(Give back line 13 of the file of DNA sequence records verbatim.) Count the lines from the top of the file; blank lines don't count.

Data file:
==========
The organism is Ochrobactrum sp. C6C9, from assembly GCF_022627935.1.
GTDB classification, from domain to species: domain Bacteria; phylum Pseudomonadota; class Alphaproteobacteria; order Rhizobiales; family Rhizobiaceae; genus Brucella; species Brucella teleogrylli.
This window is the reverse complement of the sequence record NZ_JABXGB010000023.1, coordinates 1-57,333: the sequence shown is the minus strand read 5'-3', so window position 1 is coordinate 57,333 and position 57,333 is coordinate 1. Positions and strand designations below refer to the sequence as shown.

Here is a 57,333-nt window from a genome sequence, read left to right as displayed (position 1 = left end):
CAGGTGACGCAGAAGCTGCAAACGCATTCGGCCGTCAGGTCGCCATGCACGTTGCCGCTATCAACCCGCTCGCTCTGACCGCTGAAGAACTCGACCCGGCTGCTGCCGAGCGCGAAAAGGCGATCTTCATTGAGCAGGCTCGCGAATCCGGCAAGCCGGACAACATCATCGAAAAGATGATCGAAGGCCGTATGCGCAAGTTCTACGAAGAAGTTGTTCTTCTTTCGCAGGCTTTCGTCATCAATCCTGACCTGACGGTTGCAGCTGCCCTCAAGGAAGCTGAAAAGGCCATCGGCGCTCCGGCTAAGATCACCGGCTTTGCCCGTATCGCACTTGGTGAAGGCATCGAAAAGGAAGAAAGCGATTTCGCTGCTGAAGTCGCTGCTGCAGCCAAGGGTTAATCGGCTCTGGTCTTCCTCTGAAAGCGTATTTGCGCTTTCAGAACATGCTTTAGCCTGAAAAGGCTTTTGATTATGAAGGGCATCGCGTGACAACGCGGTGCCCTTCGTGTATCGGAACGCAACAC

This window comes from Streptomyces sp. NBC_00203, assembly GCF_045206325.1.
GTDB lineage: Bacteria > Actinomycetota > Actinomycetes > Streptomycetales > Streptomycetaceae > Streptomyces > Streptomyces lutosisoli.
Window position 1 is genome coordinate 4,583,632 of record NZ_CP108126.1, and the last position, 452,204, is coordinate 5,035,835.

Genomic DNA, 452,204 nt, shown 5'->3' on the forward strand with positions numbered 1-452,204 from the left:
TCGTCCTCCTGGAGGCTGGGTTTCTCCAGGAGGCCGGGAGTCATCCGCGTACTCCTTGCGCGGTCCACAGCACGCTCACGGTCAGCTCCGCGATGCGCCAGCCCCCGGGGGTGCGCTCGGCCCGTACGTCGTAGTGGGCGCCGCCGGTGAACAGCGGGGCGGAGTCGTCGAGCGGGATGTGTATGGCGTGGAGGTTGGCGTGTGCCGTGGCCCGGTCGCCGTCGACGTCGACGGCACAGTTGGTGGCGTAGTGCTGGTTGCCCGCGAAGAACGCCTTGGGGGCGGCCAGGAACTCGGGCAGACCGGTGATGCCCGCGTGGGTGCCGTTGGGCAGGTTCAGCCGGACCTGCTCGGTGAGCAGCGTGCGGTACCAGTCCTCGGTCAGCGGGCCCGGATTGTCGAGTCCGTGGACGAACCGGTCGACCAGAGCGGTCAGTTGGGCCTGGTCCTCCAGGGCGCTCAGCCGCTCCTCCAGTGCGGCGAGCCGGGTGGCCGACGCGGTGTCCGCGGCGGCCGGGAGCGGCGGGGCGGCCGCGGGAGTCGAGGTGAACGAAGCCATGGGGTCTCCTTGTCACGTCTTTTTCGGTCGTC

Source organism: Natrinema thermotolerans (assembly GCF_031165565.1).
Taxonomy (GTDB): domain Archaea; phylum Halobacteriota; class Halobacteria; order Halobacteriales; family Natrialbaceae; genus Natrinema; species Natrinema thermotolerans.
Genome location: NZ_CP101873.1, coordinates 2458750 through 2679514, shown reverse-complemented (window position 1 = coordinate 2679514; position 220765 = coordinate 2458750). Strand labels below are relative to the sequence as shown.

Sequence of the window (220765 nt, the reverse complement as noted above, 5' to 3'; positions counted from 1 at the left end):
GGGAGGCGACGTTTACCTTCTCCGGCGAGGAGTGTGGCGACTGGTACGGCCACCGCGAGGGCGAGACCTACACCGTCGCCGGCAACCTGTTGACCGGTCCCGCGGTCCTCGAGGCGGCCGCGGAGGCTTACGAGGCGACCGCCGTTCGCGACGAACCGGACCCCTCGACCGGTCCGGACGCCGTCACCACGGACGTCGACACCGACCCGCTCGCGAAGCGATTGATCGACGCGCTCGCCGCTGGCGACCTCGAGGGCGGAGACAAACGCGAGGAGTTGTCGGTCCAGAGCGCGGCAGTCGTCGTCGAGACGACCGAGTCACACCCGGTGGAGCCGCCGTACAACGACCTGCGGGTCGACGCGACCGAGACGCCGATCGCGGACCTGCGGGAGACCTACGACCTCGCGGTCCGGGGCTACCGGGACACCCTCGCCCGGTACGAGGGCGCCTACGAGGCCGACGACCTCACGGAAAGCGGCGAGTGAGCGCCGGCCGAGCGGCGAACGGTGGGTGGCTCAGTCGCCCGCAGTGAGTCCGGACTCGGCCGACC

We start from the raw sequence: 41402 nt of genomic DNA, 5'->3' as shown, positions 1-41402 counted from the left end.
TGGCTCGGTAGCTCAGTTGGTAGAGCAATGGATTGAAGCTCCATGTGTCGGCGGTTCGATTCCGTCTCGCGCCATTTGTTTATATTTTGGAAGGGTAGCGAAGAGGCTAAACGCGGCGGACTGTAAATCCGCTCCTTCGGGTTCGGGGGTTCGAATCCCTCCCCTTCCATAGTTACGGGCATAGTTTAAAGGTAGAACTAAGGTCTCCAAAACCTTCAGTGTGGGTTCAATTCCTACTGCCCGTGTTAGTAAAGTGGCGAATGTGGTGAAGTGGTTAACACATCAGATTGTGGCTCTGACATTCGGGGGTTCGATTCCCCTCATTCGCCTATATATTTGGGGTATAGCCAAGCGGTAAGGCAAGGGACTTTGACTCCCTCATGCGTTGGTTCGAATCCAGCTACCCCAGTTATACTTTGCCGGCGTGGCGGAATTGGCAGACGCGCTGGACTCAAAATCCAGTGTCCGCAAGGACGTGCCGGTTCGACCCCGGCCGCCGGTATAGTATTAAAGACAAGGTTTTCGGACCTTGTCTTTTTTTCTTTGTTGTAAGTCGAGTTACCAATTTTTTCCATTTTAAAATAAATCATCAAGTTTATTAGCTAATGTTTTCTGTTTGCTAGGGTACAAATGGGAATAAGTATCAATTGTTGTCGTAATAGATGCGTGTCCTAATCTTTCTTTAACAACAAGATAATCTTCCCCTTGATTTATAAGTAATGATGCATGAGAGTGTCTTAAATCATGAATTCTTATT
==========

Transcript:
Genome location: NZ_CP101873.1, coordinates 2458750 through 2679514, shown reverse-complemented (window position 1 = coordinate 2679514; position 220765 = coordinate 2458750). Strand labels below are relative to the sequence as shown.